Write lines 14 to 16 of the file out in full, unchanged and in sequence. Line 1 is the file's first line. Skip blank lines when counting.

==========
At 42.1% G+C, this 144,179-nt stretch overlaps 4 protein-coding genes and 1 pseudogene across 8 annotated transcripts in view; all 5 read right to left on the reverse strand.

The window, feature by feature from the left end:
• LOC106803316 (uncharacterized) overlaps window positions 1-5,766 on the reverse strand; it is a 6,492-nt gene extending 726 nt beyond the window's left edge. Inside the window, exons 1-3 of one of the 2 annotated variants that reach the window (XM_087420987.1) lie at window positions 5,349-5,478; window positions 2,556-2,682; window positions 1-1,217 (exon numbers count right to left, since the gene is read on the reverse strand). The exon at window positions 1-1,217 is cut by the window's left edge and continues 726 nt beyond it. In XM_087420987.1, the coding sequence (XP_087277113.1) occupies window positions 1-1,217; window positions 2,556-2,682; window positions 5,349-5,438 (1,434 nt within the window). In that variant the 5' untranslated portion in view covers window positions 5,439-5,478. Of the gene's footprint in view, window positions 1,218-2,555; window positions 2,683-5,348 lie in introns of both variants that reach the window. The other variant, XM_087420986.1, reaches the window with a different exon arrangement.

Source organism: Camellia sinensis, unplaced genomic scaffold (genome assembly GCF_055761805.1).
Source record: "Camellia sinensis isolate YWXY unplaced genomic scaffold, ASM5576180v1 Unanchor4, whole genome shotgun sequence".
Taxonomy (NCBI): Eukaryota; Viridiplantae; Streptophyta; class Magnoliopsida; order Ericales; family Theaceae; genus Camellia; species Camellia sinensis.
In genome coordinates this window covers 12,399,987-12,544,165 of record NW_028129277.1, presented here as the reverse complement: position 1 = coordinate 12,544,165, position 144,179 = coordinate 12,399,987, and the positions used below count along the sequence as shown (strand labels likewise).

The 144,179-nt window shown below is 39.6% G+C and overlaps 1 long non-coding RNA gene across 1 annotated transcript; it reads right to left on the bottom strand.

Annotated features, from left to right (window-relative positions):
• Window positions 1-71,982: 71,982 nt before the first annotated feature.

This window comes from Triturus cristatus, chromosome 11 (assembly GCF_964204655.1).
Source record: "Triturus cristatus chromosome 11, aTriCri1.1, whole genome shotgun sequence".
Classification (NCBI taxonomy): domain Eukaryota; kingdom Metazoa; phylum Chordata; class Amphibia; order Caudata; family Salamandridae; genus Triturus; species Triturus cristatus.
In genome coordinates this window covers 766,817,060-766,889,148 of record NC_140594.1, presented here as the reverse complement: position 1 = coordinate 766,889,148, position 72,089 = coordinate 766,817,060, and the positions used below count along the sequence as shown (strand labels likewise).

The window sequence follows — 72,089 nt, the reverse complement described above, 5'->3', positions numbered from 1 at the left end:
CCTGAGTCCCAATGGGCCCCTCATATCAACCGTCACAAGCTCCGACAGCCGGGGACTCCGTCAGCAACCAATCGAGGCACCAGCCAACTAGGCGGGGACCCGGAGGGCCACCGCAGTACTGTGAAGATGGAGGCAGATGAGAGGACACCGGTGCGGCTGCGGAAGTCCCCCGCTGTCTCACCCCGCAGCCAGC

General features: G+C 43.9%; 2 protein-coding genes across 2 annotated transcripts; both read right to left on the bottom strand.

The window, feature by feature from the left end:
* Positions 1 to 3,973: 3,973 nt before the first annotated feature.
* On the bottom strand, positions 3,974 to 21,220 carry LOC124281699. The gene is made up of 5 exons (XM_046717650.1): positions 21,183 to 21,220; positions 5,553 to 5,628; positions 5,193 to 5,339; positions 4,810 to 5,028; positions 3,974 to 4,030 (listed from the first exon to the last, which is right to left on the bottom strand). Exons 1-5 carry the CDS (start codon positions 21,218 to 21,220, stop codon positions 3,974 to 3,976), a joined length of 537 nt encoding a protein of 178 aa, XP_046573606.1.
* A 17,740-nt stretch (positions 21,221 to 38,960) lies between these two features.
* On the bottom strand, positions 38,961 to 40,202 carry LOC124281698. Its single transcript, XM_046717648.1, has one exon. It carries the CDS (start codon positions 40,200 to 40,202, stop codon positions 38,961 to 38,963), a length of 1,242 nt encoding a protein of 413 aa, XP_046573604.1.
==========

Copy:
In genome coordinates this window covers 766,817,060-766,889,148 of record NC_140594.1, presented here as the reverse complement: position 1 = coordinate 766,889,148, position 72,089 = coordinate 766,817,060, and the positions used below count along the sequence as shown (strand labels likewise).

The window sequence follows — 72,089 nt, the reverse complement described above, 5'->3', positions numbered from 1 at the left end:
CCTGAGTCCCAATGGGCCCCTCATATCAACCGTCACAAGCTCCGACAGCCGGGGACTCCGTCAGCAACCAATCGAGGCACCAGCCAACTAGGCGGGGACCCGGAGGGCCACCGCAGTACTGTGAAGATGGAGGCAGATGAGAGGACACCGGTGCGGCTGCGGAAGTCCCCCGCTGTCTCACCCCGCAGCCAGC